Ulster County Attorney Andrew Kossover resigned this month after an investigation revealed he failed to submit paperwork for $2.5 million in county reimbursements over the past six years.
“As County Executive, one of my most important responsibilities is to effectively manage our budget and be a good steward of taxpayer funds,” said County Executive Pat Ryan in a press release on Feb. 14. “I expect every leader and member of my administration to do the same.”
However, this was not the case for the Public Defender’s Office (PDO), which “provides legal representation to indigent clients in the criminal courts and Family Court in Ulster County [and] provides representation at the appellate level for criminal and family court cases,” according to the County’s website.
One of the PDO’s required responsibilities is to submit paperwork to the New York State Office of Indigent Legal Services (NYSILS) to receive operational revenue funding from the State for the County.
NYSILS assists “county governments and indigent legal services providers in the exercise of their responsibility under County Law Article 18-B to provide the effective assistance of counsel to those persons who are legally entitled to counsel, but cannot afford to hire an attorney.”
On Feb. 14, it was revealed that over the past six consecutive years, Kossover and his office “repeatedly and inexplicably failed to submit” this paperwork, which resulted in the County missing $2.5 million that it was expecting to receive.
According to Ryan, “this amounts to nearly 3% of the County’s entire property tax levy for this year.”
The County was unaware that this $2.5 million was missing, so they had included it in the budget and spent $1.9 million of it. Because the paperwork to receive reimbursements for this $1.9 million was not filed by the Public Defender’s Office, it was up to taxpayers over the years to cover the missing part of the bill.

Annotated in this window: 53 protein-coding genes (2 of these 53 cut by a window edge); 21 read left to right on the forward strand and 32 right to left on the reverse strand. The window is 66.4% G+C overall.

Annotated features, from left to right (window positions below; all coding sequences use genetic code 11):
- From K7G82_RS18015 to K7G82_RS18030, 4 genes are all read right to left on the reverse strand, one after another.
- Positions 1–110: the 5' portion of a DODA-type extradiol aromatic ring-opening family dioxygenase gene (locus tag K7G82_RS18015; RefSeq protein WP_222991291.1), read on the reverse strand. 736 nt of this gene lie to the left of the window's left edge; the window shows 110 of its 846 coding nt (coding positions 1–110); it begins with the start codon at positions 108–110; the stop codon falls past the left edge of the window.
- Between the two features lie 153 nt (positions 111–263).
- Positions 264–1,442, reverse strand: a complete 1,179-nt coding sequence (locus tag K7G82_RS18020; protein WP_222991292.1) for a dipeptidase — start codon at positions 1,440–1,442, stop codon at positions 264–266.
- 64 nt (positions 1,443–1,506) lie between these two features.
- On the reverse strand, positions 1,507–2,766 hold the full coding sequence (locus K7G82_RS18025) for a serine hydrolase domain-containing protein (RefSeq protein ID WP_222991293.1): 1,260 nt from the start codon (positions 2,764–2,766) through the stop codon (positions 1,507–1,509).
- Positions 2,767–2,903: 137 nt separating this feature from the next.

On Feb. 14, Kossover resigned and First Deputy Public Defender Clifford Owens was appointed as interim public defender. The office is now working with NYSILS to “process claims for past work” which Ryan said they “are confident that [they] will be able to recoup a significant portion of the previously unclaimed funds.”
In addition to looking into receiving these reimbursements, Ryan has asked the County Comptroller March Gallagher to further review the past six years’ worth of finances from the PDO, and has “taken steps to ensure that this type of mismanagement never occurs again.”
“As County Executive, I have pledged to provide a more responsive and responsible government and to ensure justice for all our County residents,” Ryan said in the press release. “Today, we have followed through on that pledge and we will continue to work hard every day to ensure we are protecting our taxpayers while providing superior services to those who need it most.”